In addition to needing this information to configure WAN Services, you will need it for another reason. X.25 network services providers often require you to submit a detailed, preinstallation configuration document that contains these parameters and addresses.

STEP 3: Install a new MTA Transport Stack.
Assuming that you already have installed the TCP/IP MTA Transport Stack and Eicon's WAN Services for NT, you need to add a new transport stack: the Eicon X.25 MTA Transport Stack. From the Main Admin Program screen, select File, New Other, MTA Transport Stack, and Eicon X.25 MTA Transport Stack. Select the local server, and then click OK. The Eicon X.25 General Properties page will appear. You can either accept the default name or change it. Fill in the X.121 Address field with the number your service provider supplies you. (Your service provider might refer to this number as the DTE or data network identification code--DNIC--address.) Often, you can leave the Call User Data, Facilities Data, and OSI Address boxes blank. (Your service provider will have this information, if you need it.)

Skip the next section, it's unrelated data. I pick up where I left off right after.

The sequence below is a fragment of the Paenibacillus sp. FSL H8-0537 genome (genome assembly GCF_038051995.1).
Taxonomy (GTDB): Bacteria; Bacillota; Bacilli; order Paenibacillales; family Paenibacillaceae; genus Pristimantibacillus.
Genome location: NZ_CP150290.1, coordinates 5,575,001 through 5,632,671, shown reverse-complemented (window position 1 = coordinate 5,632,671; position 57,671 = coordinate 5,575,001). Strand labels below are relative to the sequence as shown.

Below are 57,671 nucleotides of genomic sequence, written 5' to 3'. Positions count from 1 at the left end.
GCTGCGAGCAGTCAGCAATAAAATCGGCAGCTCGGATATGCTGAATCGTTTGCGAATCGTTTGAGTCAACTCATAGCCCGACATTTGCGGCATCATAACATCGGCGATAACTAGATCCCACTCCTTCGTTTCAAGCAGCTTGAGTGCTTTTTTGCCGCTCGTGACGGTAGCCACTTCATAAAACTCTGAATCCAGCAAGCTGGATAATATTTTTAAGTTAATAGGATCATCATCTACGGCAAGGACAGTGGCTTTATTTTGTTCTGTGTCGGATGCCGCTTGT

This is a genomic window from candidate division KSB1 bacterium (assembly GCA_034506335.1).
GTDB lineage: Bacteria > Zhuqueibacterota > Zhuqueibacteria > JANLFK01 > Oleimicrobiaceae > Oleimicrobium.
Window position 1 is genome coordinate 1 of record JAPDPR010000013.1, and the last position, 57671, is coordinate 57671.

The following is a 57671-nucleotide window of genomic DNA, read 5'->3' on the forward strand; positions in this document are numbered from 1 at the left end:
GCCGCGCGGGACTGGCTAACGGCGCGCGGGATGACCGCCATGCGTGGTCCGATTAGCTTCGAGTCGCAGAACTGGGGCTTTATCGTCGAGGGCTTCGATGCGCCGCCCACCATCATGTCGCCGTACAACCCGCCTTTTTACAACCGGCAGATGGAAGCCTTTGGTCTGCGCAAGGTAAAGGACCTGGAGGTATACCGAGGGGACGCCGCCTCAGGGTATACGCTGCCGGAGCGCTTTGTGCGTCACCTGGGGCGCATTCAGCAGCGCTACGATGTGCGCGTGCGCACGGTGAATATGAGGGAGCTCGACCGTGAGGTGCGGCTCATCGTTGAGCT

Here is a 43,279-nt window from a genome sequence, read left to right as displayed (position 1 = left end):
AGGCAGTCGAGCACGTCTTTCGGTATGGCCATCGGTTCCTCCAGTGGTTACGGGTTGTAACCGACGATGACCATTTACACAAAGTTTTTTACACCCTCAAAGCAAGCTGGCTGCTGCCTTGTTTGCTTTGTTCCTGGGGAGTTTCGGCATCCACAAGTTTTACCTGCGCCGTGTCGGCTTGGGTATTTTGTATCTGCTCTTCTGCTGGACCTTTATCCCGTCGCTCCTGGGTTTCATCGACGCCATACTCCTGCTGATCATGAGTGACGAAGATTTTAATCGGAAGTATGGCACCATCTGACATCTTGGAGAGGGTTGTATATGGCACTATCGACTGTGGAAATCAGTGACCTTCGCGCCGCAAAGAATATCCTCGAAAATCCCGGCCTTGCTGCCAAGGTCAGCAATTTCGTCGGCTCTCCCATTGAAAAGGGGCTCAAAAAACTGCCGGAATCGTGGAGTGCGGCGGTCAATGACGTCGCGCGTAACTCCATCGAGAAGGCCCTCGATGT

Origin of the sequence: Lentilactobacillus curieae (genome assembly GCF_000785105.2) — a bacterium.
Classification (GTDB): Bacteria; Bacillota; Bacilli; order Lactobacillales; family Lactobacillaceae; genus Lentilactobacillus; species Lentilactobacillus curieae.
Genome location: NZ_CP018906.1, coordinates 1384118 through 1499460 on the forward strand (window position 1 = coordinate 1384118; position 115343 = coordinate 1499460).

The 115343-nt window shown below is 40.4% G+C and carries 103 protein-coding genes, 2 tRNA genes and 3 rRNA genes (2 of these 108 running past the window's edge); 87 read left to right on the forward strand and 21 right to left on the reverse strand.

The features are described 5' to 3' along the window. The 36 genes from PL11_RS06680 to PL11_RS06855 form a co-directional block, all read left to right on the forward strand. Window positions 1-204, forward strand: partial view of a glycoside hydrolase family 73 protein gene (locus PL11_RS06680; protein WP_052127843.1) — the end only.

The T, S and P selectors on the General Properties page distinguish among multiple software stacks running on a host system and are required when you're connecting to many computer systems for the purposes of transferring X.400 messages. A nice feature of the General Properties configuration page is the Hex and Text buttons. If you select Hex, Eicon X.25 will display T, S, and P selector values in hex. If you select Text, Eicon X.25 will display the selector values in US ASCII text.

On the General Properties page, select the I/O port associated with the Eicon card installed (usually port 1.) Select the Leased Line button for direct connection via a leased circuit. Select OK. You will see that your choices now include a TCP/IP X.400 connector and an Eicon X.25 X.400 Connector. Congratulations, you now have installed multiple transport stacks with NT Server and linked them to Exchange.

The Dynamic Duo Awaits
Now that you have the necessary hardware, software, and protocols in place, the dynamic duo of Exchange and the X.400 connector are ready to battle the evil forces of high traffic and slow connections. By establishing reliable, fast, and cost-effective communications, this dynamic duo can help save your day.

OSI and X.400 Help files discussed on page 144 are available for downloading from Windows NT Magazine's Web site at